top of page

Setting Effective SMART Goals

Share this blog:

LinkedIn Icon
Facebook Icon
Twitter Icon

Setting goals gives us purpose and direction for our efforts. Whether on an individual or team level, goal setting is the first step in the path towards achievement.

But it should be just that - a path. Simply conceptualizing an aspiration is not enough. How will you get there? What steps will you take to walk the path and arrive at the objective?

Here is where SMART goals are invaluable. SMART is an acronym for a system of defining and achieving your aspirations. It is a trusted framework for accomplishing any goal - from small projects to organizational initiatives. Learn about setting effective SMART goals for yourself and your team.

S is for Specific

A vague goal is unlikely to be accomplished, even if the intention is stellar. Specificity, on the other hand, provides clarity. A specific goal lays the groundwork for relevant action items and milestones. Consider the differences between these vague and specific goals:

  • Vague goal - Increase sales in Q2.

  • Specific goal - Increase sales in Q2 by 10% by reaching out to a new audience segment with sales calls, an email drip campaign and targeted ads.

Both of these examples share the same motivation. The second example, however, provides the structure for achieving the goal.

Here is a helpful checklist with “W questions” to ensure precision. Ask yourself:

  • Who - who will be involved and which roles will they play?

  • What - what tools, techniques or outside resources are needed?

  • Where - where will the work be accomplished? (This can be a physical or virtual location, and may not be applicable.)

  • Why - why is the goal important?

M is for Measurable

Measuring a goal is not a straightforward binary evaluation of whether the goal was met or not. Regularly evaluating progress increases the likelihood of long-term success. It also provides a tangible means to determine goal effectiveness in nuanced ways.

1. First, you will need to establish metrics. Consider which quantifiable measures you will use to judge performance.

Let’s use the specific goal example above about increasing sales in Q2. It would be difficult to measure success if the metric was to “elicit more responses from targeted ads.” Rather, use a quantifiable metric, such as “increasing the conversion rate from targeted ads by 40%.”

2. Second, have regular meetings with your working group. This creates the opportunity to discuss roadblocks, propose solutions, and assess overall project progress. Meetings can come in the form of regular status updates - such as on a weekly or monthly basis, depending on the nature of the project.

Typically, meetings regarding short-term and concrete tasks will occur more frequently. Conversely, big picture strategy sessions would happen occasionally - say every month or quarter.

A is for Achievable

Nothing demotivates like an unrealistic goal. Meet with your team to establish goals and discuss the “W questions.” If the goal is beyond the abilities of your team, even when factoring in that skill sets will expand during the project, then readjust the goal. Get them onboard in sharing your vision, but hear them out if they have concerns.


On the other end of the spectrum, setting effective SMART goals means not choosing ones that are too easy for your group to meet. This does not produce the growth that benefits your team. Aiming too low can also lead to unnecessary apprehension with future complicated objectives. In essence, smart leaders will strike the right balance in setting goals that are challenging but attainable.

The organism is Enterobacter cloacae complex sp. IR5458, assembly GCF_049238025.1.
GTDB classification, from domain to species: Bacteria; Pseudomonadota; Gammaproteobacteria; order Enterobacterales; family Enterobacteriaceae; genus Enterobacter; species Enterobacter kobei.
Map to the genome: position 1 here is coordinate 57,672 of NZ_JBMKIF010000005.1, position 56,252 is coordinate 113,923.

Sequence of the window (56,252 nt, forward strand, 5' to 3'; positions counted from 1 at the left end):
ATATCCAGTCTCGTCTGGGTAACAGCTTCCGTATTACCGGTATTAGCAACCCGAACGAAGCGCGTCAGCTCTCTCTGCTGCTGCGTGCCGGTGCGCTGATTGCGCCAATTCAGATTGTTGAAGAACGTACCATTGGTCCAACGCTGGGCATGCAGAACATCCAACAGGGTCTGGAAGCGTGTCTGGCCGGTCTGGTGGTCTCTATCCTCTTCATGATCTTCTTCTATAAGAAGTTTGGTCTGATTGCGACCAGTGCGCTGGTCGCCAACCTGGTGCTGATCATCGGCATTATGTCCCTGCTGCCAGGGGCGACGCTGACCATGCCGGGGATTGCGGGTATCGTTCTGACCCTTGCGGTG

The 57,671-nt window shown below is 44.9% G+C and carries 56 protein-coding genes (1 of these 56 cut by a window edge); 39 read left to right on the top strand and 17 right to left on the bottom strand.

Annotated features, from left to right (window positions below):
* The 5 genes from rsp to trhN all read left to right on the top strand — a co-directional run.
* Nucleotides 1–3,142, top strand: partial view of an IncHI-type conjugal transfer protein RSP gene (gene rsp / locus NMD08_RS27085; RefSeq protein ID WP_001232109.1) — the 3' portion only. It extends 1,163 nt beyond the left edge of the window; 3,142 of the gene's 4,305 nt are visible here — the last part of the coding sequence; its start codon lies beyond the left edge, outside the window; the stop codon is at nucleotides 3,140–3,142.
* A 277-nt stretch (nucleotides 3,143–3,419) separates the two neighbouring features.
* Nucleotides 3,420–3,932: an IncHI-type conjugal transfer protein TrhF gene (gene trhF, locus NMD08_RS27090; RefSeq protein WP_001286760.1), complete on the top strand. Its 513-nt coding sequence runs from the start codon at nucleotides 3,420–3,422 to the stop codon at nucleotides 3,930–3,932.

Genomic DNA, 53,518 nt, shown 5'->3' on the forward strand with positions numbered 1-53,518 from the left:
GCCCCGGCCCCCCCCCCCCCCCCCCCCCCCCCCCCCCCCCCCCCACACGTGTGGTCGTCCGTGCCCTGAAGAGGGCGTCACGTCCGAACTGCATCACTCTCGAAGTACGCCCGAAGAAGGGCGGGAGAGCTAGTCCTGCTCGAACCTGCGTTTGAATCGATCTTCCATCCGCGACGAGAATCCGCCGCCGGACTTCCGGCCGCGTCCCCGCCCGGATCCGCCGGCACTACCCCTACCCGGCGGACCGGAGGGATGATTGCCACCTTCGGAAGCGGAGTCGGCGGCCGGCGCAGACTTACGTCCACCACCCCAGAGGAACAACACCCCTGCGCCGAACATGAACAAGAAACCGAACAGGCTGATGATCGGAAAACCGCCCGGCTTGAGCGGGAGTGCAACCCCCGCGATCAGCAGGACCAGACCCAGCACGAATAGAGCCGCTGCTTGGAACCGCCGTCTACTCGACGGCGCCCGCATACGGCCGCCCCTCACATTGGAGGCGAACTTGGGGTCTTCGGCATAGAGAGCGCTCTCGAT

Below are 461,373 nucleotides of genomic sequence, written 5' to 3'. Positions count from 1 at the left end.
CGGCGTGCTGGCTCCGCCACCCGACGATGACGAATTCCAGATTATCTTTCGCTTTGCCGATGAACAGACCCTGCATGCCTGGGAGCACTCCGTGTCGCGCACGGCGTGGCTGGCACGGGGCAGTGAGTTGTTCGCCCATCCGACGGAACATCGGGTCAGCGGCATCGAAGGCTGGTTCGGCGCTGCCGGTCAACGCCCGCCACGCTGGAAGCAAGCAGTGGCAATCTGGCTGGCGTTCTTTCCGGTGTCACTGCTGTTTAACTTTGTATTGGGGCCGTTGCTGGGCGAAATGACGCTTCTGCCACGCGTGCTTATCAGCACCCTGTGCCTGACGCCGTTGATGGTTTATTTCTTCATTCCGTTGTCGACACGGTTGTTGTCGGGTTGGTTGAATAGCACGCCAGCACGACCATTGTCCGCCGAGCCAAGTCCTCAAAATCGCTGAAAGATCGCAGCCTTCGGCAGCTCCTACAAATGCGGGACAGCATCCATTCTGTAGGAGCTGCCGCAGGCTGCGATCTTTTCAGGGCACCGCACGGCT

R is for Relevant

This may seem like a no-brainer, but team goals should align with larger organizational objectives. Double-check your goals, and if necessary, consider minor adjustments for improved synergy with company initiatives.

Using the specific goal example again, let’s say that the company has prioritized creating long-term customer relationships over single-time sales. In this case, less time and money may be put towards targeted ads and more resources toward sales calls and emails that are more personal and can facilitate customer loyalty.

T is for Timely

“Time and tide wait for no man,” the famous Chaucer quote goes. The inescapable reality of time can seem a crushing foe, but when it comes to setting goals, make it your friend.

Setting effective SMART goals means they will all be time-bound, including starting and ending dates. This creates an outline from which smaller assignments can be scheduled, and metrics to accurately measure success can be established. In other words, the time aspect of SMART goals underlies all the other parts.

Celebrate milestones that are passed. Push your team towards more demanding goals along the way. Sequencing smaller goals to escalate in difficulty can build the right momentum to meet your ultimate win.

Motivating Your Team Towards Goal-Oriented Success

A goal-setting exercise done right, which considers the big “W questions,” may reveal that your team is lacking certain competencies to deliver on the main objective.

Do they need training in Microsoft applications? Time management? Prioritization? Project management? Customer service? Communication skills?

You name it, Priority Management can provide the training to bridge the skills gap. Our instructive programs are entirely customized for your business needs. Our goal with every training is long-term positive behavioural change so your team becomes and remains more efficient and productive.



bottom of page